TE Photo, 2000
in a Pecan Shell
One of the first settlers in the area was Wm. S. Gamel in 1846. Fort Mason
was established in 1851 and settlers were attracted by the protection that the
fort provided from Indians. Germans moved into the area from Fredericksburg
and even soldiers settled the town after their discharge. In 1858 the town received
mail as well as the fort's supplies from San
Antonio. The post office opened in town and the name was changed from Fort
Mason to Mason that same year.
Mason: The fort played no part in the Civil War other than being surrendered
to Confederate forces in 1861. The Confederates didn't need it and the townsfolk
appropriated much of the abandoned fort and equipment. It was reestablished in
1866 and then abandoned for good in 1868.
In the 1870's Mason County
was the scene of a violent feud between German settlers and Anglo
ranchers. Known as the "Hoo-Doo"
War or the Mason
County War - it was a nasty business of many killings with no one ever standing
Mason became a stage stop after the war and it never did get a
railroad - usually an very important milestone to a developing town. In 1923 Mason
was the largest "city" in Texas without a railroad.
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The Odeon Theatre in Mason
TE Photo, 2000
Texas Landmarks & Attractions
officer's quarters built on original foundation. After the fort was abandoned
in 1869, most of the stone was carted off to build Mason's residences.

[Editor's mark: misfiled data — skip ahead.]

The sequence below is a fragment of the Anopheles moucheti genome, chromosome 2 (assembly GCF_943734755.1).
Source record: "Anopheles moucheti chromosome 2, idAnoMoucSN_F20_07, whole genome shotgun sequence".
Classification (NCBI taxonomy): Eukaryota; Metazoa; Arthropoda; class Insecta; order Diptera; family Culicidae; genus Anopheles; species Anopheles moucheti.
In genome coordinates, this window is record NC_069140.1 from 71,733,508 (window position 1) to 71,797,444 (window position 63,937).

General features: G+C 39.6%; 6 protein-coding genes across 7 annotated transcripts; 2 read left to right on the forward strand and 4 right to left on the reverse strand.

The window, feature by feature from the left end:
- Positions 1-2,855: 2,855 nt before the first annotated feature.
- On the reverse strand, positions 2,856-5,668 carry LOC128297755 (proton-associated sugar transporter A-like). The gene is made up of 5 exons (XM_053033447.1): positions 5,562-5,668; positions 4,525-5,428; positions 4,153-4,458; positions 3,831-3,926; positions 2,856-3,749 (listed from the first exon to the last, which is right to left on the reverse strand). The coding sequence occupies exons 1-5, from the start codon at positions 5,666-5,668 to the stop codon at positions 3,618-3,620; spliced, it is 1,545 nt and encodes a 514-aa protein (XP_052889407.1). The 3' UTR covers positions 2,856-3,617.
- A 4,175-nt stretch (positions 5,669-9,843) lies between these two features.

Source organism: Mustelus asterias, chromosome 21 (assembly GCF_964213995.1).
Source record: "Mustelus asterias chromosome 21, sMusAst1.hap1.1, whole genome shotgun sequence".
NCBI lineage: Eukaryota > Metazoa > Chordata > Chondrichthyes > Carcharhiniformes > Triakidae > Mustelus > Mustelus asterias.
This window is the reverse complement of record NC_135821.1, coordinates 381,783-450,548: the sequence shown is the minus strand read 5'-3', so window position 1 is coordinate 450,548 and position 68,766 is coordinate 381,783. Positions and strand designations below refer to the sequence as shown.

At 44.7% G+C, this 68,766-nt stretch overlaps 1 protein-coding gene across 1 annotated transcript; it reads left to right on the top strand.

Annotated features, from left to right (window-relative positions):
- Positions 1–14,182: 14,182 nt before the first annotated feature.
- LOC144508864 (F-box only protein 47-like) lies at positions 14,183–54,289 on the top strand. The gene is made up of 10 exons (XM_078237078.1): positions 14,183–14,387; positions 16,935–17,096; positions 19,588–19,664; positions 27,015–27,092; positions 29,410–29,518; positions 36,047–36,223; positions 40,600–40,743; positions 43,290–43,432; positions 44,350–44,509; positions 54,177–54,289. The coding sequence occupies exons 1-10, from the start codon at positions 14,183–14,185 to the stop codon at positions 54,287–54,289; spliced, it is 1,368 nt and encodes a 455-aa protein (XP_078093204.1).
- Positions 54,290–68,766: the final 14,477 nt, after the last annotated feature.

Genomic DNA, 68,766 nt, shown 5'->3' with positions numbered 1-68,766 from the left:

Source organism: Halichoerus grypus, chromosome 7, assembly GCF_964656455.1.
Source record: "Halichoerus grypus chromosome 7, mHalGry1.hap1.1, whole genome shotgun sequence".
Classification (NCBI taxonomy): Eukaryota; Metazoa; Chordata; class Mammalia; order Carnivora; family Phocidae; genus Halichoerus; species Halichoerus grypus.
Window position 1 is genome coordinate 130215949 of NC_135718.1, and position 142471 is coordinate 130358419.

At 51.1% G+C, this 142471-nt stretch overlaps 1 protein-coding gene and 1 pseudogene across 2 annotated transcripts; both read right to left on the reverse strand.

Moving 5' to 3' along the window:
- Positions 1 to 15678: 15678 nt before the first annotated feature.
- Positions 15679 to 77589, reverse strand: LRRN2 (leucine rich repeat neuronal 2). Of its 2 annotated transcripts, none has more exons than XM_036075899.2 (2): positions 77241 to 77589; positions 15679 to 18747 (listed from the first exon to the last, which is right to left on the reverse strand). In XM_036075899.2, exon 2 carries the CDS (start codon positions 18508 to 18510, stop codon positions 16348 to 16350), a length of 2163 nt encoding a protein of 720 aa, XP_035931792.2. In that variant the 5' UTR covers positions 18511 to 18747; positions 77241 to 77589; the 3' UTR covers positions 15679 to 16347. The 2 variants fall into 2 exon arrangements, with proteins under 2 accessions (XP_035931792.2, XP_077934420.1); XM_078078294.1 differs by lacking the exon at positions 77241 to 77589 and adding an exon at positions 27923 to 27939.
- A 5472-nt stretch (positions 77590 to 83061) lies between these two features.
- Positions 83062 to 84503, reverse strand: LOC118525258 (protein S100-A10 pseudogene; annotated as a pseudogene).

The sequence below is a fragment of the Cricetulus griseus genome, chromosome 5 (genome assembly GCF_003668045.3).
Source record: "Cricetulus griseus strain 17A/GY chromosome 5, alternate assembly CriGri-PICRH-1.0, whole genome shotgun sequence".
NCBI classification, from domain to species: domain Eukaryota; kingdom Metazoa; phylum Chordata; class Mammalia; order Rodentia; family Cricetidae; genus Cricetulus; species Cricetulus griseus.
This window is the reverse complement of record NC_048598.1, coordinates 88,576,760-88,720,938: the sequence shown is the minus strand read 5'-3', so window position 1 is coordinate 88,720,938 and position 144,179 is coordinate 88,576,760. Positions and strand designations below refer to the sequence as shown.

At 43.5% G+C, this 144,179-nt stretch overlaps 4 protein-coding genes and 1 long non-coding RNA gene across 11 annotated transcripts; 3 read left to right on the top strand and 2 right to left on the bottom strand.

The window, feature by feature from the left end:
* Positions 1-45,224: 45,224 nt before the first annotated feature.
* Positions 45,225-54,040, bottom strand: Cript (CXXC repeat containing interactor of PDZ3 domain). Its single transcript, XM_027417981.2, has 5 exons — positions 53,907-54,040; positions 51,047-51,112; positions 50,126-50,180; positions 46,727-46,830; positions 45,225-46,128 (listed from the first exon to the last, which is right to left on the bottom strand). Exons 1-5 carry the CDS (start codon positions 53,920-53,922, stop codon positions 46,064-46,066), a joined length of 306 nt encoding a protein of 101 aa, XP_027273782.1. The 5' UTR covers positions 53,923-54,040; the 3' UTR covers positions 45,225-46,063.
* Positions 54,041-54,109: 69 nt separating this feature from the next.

Mason County Museum: 300 Moody Street In an old schoolhouse c. 1875 - built
from salvaged stone from Fort Mason's buildings.|
Mason City Park: one mile South of town on Highway 87 - 125 acres with lots
of shade and picnic tables, playground, RV park etc.
Mason County Jail, still serving its original purpose|
Photo courtesy Shannan
Photo courtesy Ernie
Wymer, January 2008
Mason, Texas ForumSubject:
Cisterns in Mason
am doing research on historic above ground cisterns (water towers) in Mason, Texas.
I was recently told that an article was written in the last five years stating
that a greater number of these cisterns have been preserved in Mason than any
other town in Central Texas. I have not been able to find this article and asking
your readers if they can provide me with the name of the magazine and date of
the publication. - Gerron Hite, Architect, email@example.com, September 04,
Escapes, in its purpose to preserve historic, endangered and vanishing
Texas, asks that anyone wishing to share their local history, stories, and vintage/historic
photos, please contact
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